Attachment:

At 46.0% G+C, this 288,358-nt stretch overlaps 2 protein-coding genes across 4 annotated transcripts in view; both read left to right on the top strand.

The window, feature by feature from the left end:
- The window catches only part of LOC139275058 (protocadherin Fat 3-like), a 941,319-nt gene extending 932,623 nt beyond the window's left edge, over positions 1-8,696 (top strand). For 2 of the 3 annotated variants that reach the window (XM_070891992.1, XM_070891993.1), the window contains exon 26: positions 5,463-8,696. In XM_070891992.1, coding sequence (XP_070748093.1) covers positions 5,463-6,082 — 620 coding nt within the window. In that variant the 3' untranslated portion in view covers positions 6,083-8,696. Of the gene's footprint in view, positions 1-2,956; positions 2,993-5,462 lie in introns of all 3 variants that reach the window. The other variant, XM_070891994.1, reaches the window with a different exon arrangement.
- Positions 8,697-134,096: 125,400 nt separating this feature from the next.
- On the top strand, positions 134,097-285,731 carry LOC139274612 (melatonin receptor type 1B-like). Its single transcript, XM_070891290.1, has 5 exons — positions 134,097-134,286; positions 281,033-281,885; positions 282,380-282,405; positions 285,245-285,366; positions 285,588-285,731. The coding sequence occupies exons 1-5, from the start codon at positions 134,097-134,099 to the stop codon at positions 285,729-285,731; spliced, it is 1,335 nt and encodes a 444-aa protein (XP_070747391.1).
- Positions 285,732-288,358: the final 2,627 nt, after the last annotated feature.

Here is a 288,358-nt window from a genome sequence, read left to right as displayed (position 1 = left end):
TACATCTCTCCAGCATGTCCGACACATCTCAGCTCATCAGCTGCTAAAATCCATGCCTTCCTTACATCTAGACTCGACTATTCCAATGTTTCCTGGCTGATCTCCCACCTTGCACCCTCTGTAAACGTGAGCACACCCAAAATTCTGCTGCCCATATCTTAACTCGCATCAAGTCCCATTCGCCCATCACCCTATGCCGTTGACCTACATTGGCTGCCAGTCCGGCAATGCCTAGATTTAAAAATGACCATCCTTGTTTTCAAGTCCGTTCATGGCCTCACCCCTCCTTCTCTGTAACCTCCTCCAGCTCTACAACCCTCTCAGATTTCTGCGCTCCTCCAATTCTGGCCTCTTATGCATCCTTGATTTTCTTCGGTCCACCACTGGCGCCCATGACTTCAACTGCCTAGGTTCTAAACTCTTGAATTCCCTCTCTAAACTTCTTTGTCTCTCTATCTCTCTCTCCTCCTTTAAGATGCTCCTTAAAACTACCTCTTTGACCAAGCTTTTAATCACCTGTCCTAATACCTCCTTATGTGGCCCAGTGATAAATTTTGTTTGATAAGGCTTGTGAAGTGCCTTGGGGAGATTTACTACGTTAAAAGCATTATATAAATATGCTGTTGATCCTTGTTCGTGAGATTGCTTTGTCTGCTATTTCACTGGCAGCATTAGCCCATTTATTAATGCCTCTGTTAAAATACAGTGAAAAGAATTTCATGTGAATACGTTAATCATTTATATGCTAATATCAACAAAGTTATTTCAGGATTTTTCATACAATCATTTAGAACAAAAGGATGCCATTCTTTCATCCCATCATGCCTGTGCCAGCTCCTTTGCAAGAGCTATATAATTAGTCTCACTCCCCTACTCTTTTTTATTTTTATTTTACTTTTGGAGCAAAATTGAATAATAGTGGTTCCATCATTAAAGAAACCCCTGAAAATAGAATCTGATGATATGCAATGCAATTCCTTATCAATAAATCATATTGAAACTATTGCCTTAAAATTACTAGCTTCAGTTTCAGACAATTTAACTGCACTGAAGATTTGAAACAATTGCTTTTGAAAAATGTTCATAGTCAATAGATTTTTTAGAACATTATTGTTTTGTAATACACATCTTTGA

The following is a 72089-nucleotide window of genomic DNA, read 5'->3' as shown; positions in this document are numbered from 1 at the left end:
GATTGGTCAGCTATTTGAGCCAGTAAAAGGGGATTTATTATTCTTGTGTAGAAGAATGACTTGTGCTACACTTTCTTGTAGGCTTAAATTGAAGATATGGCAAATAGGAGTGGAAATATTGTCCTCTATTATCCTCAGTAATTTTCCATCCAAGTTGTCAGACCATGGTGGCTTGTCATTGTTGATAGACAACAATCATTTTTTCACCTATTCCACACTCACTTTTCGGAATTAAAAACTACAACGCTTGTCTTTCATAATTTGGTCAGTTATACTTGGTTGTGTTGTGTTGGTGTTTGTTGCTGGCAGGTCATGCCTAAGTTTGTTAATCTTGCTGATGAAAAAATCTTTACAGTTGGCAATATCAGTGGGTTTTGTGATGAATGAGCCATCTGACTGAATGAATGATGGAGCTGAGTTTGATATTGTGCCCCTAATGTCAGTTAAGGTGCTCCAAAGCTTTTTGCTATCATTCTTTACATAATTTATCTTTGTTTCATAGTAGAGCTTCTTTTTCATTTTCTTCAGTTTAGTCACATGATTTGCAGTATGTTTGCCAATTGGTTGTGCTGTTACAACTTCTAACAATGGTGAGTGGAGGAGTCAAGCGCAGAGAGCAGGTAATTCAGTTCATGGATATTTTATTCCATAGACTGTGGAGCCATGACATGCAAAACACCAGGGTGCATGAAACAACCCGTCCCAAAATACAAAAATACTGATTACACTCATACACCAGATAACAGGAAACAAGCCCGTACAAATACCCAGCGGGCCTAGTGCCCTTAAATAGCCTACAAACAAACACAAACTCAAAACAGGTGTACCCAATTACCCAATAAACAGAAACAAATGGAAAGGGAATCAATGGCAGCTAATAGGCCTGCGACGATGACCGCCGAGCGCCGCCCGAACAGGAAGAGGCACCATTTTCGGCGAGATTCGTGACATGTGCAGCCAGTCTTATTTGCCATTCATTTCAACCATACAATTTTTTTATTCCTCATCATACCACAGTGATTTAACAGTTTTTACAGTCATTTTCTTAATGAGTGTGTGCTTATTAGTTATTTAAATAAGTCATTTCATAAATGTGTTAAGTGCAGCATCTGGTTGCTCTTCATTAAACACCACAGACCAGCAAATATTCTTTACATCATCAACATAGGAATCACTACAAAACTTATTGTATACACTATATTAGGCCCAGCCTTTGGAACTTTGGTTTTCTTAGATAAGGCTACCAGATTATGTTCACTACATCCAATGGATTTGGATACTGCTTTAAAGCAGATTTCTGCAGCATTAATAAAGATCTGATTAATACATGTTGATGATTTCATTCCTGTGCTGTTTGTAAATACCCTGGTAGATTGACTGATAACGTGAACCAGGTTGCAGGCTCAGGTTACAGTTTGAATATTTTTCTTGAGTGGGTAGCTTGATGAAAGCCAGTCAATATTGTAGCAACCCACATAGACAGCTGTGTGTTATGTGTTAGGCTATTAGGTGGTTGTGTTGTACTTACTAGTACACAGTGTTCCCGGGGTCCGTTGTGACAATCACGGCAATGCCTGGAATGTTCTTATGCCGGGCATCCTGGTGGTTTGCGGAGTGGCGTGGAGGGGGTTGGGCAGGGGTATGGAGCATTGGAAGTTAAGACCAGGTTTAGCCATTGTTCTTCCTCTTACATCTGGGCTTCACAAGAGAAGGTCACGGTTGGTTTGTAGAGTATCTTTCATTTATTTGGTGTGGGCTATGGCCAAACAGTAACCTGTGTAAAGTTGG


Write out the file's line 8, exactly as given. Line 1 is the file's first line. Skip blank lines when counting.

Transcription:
TACATCTCTCCAGCATGTCCGACACATCTCAGCTCATCAGCTGCTAAAATCCATGCCTTCCTTACATCTAGACTCGACTATTCCAATGTTTCCTGGCTGATCTCCCACCTTGCACCCTCTGTAAACGTGAGCACACCCAAAATTCTGCTGCCCATATCTTAACTCGCATCAAGTCCCATTCGCCCATCACCCTATGCCGTTGACCTACATTGGCTGCCAGTCCGGCAATGCCTAGATTTAAAAATGACCATCCTTGTTTTCAAGTCCGTTCATGGCCTCACCCCTCCTTCTCTGTAACCTCCTCCAGCTCTACAACCCTCTCAGATTTCTGCGCTCCTCCAATTCTGGCCTCTTATGCATCCTTGATTTTCTTCGGTCCACCACTGGCGCCCATGACTTCAACTGCCTAGGTTCTAAACTCTTGAATTCCCTCTCTAAACTTCTTTGTCTCTCTATCTCTCTCTCCTCCTTTAAGATGCTCCTTAAAACTACCTCTTTGACCAAGCTTTTAATCACCTGTCCTAATACCTCCTTATGTGGCCCAGTGATAAATTTTGTTTGATAAGGCTTGTGAAGTGCCTTGGGGAGATTTACTACGTTAAAAGCATTATATAAATATGCTGTTGATCCTTGTTCGTGAGATTGCTTTGTCTGCTATTTCACTGGCAGCATTAGCCCATTTATTAATGCCTCTGTTAAAATACAGTGAAAAGAATTTCATGTGAATACGTTAATCATTTATATGCTAATATCAACAAAGTTATTTCAGGATTTTTCATACAATCATTTAGAACAAAAGGATGCCATTCTTTCATCCCATCATGCCTGTGCCAGCTCCTTTGCAAGAGCTATATAATTAGTCTCACTCCCCTACTCTTTTTTATTTTTATTTTACTTTTGGAGCAAAATTGAATAATAGTGGTTCCATCATTAAAGAAACCCCTGAAAATAGAATCTGATGATATGCAATGCAATTCCTTATCAATAAATCATATTGAAACTATTGCCTTAAAATTACTAGCTTCAGTTTCAGACAATTTAACTGCACTGAAGATTTGAAACAATTGCTTTTGAAAAATGTTCATAGTCAATAGATTTTTTAGAACATTATTGTTTTGTAATACACATCTTTGA